Many safety requirements can be met using electrically redundant sensor arrangements. Higher safety demands might also require mechanical redundancy – for example using two sets of mechanical components, again preferably arranged such that their failure modes differ.
A common adage in safety related system design is that when two sensors measure the same parameter, then if one of the sensors gives an incorrect output it may not be obvious which one is wrong. Simply put, they do not agree. Accordingly, the host system should be engineered such that it continues to operate only if the two sensors agree within reasonable bounds. If they do not agree the system should revert to its fail-safe state (or possibly reduced performance state).
Of course, whenever safety is a concern, it is an absolute must that highly robust and reliable sensors are selected. Non-contact, inductive sensors are an extremely reliable form of measurement device as they are not subject to failure modes caused by wear, dirt, condensation etc. Nevertheless, no matter how reliable, every sensor has a finite mean-time between failure. It should also be the case that the host control system should be arranged so that, as far as practical, reasonableness tests can be employed. These tests may include for example:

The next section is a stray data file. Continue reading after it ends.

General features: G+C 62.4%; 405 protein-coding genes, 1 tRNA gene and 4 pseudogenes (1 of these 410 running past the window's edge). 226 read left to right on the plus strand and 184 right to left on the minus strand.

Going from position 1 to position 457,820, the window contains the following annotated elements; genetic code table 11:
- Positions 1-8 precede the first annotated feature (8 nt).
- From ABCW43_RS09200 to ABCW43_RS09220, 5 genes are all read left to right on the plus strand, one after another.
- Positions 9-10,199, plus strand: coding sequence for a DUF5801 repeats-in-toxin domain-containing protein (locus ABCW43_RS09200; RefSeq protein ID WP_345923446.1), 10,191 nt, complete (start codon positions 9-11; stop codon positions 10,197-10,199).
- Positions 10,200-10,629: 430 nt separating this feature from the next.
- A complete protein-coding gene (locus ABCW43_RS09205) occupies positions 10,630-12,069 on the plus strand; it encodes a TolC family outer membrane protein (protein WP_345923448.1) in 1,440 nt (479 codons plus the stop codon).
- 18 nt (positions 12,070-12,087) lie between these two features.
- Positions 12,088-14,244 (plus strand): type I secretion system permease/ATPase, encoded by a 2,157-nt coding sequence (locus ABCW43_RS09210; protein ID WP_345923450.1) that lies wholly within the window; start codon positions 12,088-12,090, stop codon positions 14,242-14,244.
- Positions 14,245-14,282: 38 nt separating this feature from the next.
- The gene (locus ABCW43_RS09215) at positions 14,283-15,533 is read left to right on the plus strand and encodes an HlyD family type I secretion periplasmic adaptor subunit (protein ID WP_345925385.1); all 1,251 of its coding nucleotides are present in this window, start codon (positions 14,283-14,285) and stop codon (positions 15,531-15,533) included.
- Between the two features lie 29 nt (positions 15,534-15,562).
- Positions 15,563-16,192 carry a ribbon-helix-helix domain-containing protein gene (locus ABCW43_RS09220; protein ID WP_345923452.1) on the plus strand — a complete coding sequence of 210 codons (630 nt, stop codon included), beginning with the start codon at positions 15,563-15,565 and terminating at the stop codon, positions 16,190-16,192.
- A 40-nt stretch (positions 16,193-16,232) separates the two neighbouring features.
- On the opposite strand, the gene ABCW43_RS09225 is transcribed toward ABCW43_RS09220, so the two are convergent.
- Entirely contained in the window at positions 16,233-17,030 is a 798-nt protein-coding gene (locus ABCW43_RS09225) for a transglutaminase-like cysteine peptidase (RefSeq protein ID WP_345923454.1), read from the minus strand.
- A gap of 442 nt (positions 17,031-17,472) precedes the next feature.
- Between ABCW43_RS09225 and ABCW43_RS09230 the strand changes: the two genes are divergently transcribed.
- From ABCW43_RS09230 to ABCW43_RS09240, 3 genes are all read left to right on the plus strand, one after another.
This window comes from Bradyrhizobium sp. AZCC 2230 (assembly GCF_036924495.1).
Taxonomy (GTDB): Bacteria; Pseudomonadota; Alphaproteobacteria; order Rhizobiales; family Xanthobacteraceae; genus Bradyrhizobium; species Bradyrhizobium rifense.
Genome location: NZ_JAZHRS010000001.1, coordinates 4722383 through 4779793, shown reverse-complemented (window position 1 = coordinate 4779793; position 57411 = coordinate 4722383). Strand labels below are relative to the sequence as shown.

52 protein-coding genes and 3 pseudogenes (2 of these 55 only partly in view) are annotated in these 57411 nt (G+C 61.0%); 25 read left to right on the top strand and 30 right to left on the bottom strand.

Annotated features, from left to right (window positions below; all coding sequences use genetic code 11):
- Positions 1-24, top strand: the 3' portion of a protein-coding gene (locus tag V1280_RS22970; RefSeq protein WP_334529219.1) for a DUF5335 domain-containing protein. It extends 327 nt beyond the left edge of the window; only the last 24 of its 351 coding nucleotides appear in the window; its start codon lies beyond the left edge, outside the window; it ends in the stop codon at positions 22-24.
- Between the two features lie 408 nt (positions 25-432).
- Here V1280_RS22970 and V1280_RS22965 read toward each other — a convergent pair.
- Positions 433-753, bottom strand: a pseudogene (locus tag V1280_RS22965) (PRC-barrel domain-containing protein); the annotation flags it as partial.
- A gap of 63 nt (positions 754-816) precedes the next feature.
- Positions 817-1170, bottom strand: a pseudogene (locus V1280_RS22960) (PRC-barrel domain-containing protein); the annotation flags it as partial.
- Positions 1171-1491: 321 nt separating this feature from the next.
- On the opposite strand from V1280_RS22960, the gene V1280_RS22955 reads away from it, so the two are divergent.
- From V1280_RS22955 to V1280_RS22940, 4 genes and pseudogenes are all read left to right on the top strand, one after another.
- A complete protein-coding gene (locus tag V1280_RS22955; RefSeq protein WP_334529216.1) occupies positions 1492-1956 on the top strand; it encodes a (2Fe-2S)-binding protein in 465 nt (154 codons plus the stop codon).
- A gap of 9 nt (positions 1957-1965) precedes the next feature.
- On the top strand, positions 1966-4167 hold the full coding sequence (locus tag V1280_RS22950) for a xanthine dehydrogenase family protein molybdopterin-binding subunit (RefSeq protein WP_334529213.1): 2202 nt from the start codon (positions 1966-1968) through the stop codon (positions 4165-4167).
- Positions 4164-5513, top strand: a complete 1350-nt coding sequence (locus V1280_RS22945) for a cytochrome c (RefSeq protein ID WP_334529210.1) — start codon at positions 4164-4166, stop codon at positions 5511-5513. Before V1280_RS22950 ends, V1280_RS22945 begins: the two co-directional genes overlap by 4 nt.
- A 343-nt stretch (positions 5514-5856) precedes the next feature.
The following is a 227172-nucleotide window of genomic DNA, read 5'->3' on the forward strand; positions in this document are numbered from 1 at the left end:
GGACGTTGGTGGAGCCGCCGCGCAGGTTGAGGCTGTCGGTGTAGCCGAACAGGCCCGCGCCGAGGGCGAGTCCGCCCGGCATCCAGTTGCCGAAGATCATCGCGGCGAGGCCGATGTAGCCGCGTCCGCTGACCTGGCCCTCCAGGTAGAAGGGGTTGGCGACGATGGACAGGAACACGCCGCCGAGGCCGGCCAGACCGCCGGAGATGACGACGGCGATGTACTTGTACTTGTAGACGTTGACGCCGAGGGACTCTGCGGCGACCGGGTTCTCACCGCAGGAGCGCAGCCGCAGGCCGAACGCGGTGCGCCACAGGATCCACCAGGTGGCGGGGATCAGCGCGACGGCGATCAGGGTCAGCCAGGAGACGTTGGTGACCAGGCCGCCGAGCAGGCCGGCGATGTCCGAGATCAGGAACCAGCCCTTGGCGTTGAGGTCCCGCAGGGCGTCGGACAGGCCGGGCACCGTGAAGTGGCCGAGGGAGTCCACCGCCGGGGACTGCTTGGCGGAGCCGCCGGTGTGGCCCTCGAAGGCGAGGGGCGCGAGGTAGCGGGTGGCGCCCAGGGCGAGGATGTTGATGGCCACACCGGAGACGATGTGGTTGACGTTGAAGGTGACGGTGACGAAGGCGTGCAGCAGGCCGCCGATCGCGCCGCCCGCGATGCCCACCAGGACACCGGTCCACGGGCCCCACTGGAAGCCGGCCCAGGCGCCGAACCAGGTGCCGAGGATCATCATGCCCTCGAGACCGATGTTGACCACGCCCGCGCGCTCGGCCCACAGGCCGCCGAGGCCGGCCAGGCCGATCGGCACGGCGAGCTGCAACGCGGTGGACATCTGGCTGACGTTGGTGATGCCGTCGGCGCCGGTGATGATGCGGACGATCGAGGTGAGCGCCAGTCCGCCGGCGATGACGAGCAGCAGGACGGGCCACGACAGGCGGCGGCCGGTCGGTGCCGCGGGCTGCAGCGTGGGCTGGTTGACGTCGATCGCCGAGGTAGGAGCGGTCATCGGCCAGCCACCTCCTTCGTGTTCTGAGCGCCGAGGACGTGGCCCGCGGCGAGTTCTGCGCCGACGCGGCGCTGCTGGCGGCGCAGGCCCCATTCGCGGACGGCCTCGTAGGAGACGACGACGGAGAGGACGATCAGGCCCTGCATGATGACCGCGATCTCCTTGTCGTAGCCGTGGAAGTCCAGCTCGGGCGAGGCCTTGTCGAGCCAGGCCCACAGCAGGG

- out of bounds measurements – if position measurements in a range of 1-1000units is expected and a measurement of 7000units is received it can be used as an error flag
- impossible steps in position or speed – if a system operates normally in arrange of say 0-60 rpm and a speed of 120rpm is shown then an error should be flagged
- cross-referenced motions – for example if the angular motion of two mating gears is sensed – one which rotates clockwise causing the second to rotate anti-clockwise, then if both are sensed to be rotating clockwise an error should be flagged. Similarly, if their speeds do not vary in accordance with their gear ratio an error can be flagged.
- out-of-bounds energy consumption – for example an unduly high supply current to a sensor.
Notably, when MTBF data is aggregated, duplex arrangements are less reliable than simplex systems because of the inherently greater electrical and mechanical complexity. The most demanding applications – notably in aerospace, heavy industrial, and oil and gas applications – might also require that the host system continues to operate in the case of sensor failure. In such instances, it may be the case that a triplex arrangement is required whereby the host system is configured so that a voting arrangement can instigated. In other words, at least two of the three sensors must agree within reasonable bounds for the equipment to operate (possibly at a reduced performance level). At an extreme, all three sensors should differ such that all three do not have common failure modes and, as far as practical, the system should include some elements of mechanical redundancy.